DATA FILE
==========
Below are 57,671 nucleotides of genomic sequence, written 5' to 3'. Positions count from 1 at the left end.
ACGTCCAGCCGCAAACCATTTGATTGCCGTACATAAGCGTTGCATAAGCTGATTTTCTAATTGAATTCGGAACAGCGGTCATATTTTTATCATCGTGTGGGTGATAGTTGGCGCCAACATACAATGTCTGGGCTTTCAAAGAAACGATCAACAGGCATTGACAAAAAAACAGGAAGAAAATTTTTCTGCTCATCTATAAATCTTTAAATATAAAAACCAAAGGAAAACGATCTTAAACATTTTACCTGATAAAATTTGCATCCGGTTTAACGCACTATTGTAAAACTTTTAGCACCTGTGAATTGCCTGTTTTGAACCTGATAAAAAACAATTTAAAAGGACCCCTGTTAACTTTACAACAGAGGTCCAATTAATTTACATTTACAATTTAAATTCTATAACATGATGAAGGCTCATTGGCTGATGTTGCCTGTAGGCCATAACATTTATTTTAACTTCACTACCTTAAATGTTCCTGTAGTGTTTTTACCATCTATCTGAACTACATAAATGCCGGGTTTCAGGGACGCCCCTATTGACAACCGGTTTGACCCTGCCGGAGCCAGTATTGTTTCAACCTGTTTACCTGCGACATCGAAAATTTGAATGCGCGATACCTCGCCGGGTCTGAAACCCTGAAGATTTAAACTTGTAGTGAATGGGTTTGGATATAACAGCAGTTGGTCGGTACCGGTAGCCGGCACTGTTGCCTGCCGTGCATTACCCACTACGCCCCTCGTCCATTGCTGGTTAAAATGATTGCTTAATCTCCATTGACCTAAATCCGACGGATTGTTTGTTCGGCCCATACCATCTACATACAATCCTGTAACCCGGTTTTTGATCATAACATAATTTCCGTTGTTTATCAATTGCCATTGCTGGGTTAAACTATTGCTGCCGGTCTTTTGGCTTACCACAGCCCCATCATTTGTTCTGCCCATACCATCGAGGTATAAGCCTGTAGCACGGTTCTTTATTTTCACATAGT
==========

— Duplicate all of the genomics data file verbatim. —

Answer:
Below are 57,671 nucleotides of genomic sequence, written 5' to 3'. Positions count from 1 at the left end.
ACGTCCAGCCGCAAACCATTTGATTGCCGTACATAAGCGTTGCATAAGCTGATTTTCTAATTGAATTCGGAACAGCGGTCATATTTTTATCATCGTGTGGGTGATAGTTGGCGCCAACATACAATGTCTGGGCTTTCAAAGAAACGATCAACAGGCATTGACAAAAAAACAGGAAGAAAATTTTTCTGCTCATCTATAAATCTTTAAATATAAAAACCAAAGGAAAACGATCTTAAACATTTTACCTGATAAAATTTGCATCCGGTTTAACGCACTATTGTAAAACTTTTAGCACCTGTGAATTGCCTGTTTTGAACCTGATAAAAAACAATTTAAAAGGACCCCTGTTAACTTTACAACAGAGGTCCAATTAATTTACATTTACAATTTAAATTCTATAACATGATGAAGGCTCATTGGCTGATGTTGCCTGTAGGCCATAACATTTATTTTAACTTCACTACCTTAAATGTTCCTGTAGTGTTTTTACCATCTATCTGAACTACATAAATGCCGGGTTTCAGGGACGCCCCTATTGACAACCGGTTTGACCCTGCCGGAGCCAGTATTGTTTCAACCTGTTTACCTGCGACATCGAAAATTTGAATGCGCGATACCTCGCCGGGTCTGAAACCCTGAAGATTTAAACTTGTAGTGAATGGGTTTGGATATAACAGCAGTTGGTCGGTACCGGTAGCCGGCACTGTTGCCTGCCGTGCATTACCCACTACGCCCCTCGTCCATTGCTGGTTAAAATGATTGCTTAATCTCCATTGACCTAAATCCGACGGATTGTTTGTTCGGCCCATACCATCTACATACAATCCTGTAACCCGGTTTTTGATCATAACATAATTTCCGTTGTTTATCAATTGCCATTGCTGGGTTAAACTATTGCTGCCGGTCTTTTGGCTTACCACAGCCCCATCATTTGTTCTGCCCATACCATCGAGGTATAAGCCTGTAGCACGGTTCTTTATTTTCACATAGT